1816 – the year without a summer

186 summer

If you thought last summer was bad, Ann Lee points out that it was even worse the year that Brixton Windmill was built!

Last summer, as a volunteer guide at Brixton Windmill, I found myself exchanging horror stories about the dreadful weather as our group made our way round the building, clinging onto our umbrellas for dear life. It was a relief for all of us to finish the external tour and get inside!

Perhaps it was a fitting reminder of the year the windmill was built – 1816, ‘the year without a summer’.

On 12 April 1815, Mount Tambora, on the Indonesian island of Sumbawa, blew apart almost without warning, having been dormant for several centuries. It was the most powerful eruption in recorded history, and its effects caused global devastation.

A million and a half tons of dust spewed out into the upper atmosphere. Vegetation in the nearby islands withered away and tens of thousands of people died, but it didn’t end there.

A year after the eruption, the temperature in the northern hemisphere plummeted during the summer months as a dark cloud covered the sun. From Europe to the north-eastern coast of the United States, crops failed and livestock perished.

Darkness and Frankenstein

In his poem ‘Darkness’, written in the same year, Lord Byron gives a graphic evocation of the resulting gloom: “The bright sun was extinguished, and the stars/ Did wander darkling in the eternal space,/ Rayless and pathless, and the icy Earth/ Swung blind and blackening in the moonless air./Morn came and went – and came, and brought no day ….”

Later that summer, staying at Byron’s villa on Lake Geneva with a group of friends, Mary Godwin (the future Mary Shelley) escaped from the cold and darkness outdoors and sat by the fire listening to Shelley and Byron discussing matters of life and death.

The general gloom of the weather, together with the conversation, must have influenced her dreams that night, as it was then that she had the nightmare that led to the creation of Frankenstein.

Riots and Corn Laws

‘The year without a summer’ seems like a brave time to build a windmill, but reminds us of the vital importance of wheat as the staple food of the populace. There was widespread famine following the crop failures of 1816 – perhaps the worst of the 19th century – but harvest failures and the resulting unrest were by no means uncommon.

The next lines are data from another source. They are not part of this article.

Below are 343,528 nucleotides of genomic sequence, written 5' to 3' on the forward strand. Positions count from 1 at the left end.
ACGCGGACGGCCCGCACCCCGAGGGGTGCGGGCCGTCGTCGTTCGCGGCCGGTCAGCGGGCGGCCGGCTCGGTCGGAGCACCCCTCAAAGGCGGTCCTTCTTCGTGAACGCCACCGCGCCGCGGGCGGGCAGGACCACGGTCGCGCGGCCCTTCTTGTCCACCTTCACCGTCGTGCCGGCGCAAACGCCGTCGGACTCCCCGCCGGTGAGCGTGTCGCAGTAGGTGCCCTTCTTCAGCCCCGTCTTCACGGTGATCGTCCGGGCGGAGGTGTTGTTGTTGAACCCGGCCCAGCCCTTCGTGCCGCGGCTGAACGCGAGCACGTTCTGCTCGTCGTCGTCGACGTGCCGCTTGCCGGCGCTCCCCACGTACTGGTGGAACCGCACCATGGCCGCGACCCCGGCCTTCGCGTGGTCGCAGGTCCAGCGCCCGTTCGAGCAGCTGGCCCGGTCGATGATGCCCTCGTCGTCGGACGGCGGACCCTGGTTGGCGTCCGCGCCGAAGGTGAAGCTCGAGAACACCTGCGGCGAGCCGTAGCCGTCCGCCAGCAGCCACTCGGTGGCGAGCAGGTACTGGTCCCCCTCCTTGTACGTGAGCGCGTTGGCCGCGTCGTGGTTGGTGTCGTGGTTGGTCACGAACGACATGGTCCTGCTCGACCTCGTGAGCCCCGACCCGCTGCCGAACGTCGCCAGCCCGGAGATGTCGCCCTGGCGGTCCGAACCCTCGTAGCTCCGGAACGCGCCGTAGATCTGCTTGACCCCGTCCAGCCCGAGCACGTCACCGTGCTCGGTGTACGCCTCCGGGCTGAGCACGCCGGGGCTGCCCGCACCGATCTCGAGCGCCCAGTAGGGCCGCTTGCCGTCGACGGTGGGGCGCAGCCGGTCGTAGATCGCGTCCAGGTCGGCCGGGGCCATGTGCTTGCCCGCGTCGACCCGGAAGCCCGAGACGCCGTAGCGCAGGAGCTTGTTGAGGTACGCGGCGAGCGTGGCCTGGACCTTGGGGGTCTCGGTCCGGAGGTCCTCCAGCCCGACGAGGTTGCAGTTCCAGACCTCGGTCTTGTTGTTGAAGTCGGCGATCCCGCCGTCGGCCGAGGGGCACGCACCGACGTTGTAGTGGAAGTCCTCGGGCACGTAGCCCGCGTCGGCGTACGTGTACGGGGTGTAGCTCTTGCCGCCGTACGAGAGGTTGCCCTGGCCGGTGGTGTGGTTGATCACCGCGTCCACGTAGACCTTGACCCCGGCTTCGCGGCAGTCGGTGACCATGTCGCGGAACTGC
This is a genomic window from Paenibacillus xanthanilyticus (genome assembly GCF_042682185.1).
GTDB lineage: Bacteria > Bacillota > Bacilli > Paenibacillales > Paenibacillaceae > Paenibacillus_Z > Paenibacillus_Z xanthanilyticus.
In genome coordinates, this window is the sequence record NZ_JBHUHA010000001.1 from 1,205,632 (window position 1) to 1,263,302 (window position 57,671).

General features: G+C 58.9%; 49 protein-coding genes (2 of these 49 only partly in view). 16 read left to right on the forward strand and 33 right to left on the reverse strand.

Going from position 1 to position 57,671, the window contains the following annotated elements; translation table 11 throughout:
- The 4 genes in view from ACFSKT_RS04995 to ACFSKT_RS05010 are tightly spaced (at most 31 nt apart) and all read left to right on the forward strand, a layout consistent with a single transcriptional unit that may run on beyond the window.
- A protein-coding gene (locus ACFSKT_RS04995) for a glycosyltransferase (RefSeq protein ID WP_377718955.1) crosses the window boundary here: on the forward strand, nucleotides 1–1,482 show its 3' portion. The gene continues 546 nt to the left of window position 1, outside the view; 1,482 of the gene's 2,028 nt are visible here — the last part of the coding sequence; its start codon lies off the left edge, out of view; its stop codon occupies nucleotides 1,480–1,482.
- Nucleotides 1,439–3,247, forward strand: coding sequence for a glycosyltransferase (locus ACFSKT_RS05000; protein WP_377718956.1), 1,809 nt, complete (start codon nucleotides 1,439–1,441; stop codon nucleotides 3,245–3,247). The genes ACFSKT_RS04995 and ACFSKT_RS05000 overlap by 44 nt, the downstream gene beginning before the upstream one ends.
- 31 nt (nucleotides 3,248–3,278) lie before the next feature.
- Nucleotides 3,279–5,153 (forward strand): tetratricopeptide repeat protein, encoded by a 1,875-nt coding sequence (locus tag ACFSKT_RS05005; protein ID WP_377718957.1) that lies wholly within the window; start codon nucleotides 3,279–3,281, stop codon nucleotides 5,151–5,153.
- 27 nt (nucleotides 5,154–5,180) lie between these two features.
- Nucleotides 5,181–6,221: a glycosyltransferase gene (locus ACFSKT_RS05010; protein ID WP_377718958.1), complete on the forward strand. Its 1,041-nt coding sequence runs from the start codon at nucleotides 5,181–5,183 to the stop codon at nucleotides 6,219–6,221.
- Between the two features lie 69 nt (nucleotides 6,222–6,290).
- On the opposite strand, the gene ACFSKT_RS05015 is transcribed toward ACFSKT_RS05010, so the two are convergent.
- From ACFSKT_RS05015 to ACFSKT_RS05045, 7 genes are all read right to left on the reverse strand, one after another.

One of the worst followed the long, cold winter of 1794, and in April 1795 things came to a head when a group of 400 militiamen camped near Brighton staged a mutiny, seizing flour and other food to give to the poor and starving people of Sussex.

With an eye on events in revolutionary France, the authorities put down the rebellion with extreme ruthlessness, forcing two of the ‘ringleaders’ to kneel on their coffins and watch their comrades being flogged before being shot themselves.

Twenty years later things had not much improved, and were not helped by the introduction of the new Corn Law, which effectively prevented cheaper grain coming in from abroad.

The final end of the French revolutionary wars in 1815 failed to bring a return to prosperity, and the high price of staple food was a factor in the famous Peterloo Massacre of 1819, when a large crowd, which had gathered for a peaceful rally to hear the charismatic ‘Orator’ Hunt talk about economic failure and the need for social and parliamentary reform, was viciously attacked by mounted militia.

Weather, wheat and windmills are all bound up in the dramatic history of the early 19th century, with many echoes in our own time, and make a fascinating background to the story of Ashby’s Mill.

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